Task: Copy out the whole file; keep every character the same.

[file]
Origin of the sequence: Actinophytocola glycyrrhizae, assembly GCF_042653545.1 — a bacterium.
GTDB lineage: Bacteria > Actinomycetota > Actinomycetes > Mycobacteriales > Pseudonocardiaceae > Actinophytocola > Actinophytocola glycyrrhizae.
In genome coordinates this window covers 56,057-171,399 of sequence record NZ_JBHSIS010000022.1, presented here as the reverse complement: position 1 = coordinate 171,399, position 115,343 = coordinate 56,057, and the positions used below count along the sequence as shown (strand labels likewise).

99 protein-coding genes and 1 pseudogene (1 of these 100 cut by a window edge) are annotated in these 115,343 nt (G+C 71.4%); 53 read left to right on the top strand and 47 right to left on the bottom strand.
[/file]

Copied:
Origin of the sequence: Actinophytocola glycyrrhizae, assembly GCF_042653545.1 — a bacterium.
GTDB lineage: Bacteria > Actinomycetota > Actinomycetes > Mycobacteriales > Pseudonocardiaceae > Actinophytocola > Actinophytocola glycyrrhizae.
In genome coordinates this window covers 56,057-171,399 of sequence record NZ_JBHSIS010000022.1, presented here as the reverse complement: position 1 = coordinate 171,399, position 115,343 = coordinate 56,057, and the positions used below count along the sequence as shown (strand labels likewise).

99 protein-coding genes and 1 pseudogene (1 of these 100 cut by a window edge) are annotated in these 115,343 nt (G+C 71.4%); 53 read left to right on the top strand and 47 right to left on the bottom strand.